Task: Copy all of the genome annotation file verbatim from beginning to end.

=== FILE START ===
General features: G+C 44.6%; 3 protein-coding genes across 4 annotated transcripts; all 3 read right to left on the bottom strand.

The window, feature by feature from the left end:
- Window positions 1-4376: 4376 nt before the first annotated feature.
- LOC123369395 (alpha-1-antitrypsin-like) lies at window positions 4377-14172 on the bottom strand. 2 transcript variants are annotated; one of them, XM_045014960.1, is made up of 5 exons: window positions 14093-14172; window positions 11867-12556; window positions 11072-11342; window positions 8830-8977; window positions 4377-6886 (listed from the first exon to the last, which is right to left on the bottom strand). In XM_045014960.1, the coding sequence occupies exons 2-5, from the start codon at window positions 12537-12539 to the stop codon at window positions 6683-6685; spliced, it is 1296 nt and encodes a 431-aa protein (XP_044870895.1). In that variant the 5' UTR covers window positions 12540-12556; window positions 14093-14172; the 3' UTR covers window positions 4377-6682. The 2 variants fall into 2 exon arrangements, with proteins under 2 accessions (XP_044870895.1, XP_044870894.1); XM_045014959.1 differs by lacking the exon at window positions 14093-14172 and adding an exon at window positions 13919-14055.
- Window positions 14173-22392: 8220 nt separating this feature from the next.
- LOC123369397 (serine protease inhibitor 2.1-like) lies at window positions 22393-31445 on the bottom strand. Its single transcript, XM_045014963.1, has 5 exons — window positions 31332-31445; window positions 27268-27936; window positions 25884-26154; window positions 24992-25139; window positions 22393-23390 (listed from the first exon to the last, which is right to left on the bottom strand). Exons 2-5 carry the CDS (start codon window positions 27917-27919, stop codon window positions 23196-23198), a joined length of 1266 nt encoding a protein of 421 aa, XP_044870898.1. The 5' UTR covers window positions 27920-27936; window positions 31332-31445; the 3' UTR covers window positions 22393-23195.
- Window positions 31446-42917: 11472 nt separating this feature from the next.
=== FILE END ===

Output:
General features: G+C 44.6%; 3 protein-coding genes across 4 annotated transcripts; all 3 read right to left on the bottom strand.

The window, feature by feature from the left end:
- Window positions 1-4376: 4376 nt before the first annotated feature.
- LOC123369395 (alpha-1-antitrypsin-like) lies at window positions 4377-14172 on the bottom strand. 2 transcript variants are annotated; one of them, XM_045014960.1, is made up of 5 exons: window positions 14093-14172; window positions 11867-12556; window positions 11072-11342; window positions 8830-8977; window positions 4377-6886 (listed from the first exon to the last, which is right to left on the bottom strand). In XM_045014960.1, the coding sequence occupies exons 2-5, from the start codon at window positions 12537-12539 to the stop codon at window positions 6683-6685; spliced, it is 1296 nt and encodes a 431-aa protein (XP_044870895.1). In that variant the 5' UTR covers window positions 12540-12556; window positions 14093-14172; the 3' UTR covers window positions 4377-6682. The 2 variants fall into 2 exon arrangements, with proteins under 2 accessions (XP_044870895.1, XP_044870894.1); XM_045014959.1 differs by lacking the exon at window positions 14093-14172 and adding an exon at window positions 13919-14055.
- Window positions 14173-22392: 8220 nt separating this feature from the next.
- LOC123369397 (serine protease inhibitor 2.1-like) lies at window positions 22393-31445 on the bottom strand. Its single transcript, XM_045014963.1, has 5 exons — window positions 31332-31445; window positions 27268-27936; window positions 25884-26154; window positions 24992-25139; window positions 22393-23390 (listed from the first exon to the last, which is right to left on the bottom strand). Exons 2-5 carry the CDS (start codon window positions 27917-27919, stop codon window positions 23196-23198), a joined length of 1266 nt encoding a protein of 421 aa, XP_044870898.1. The 5' UTR covers window positions 27920-27936; window positions 31332-31445; the 3' UTR covers window positions 22393-23195.
- Window positions 31446-42917: 11472 nt separating this feature from the next.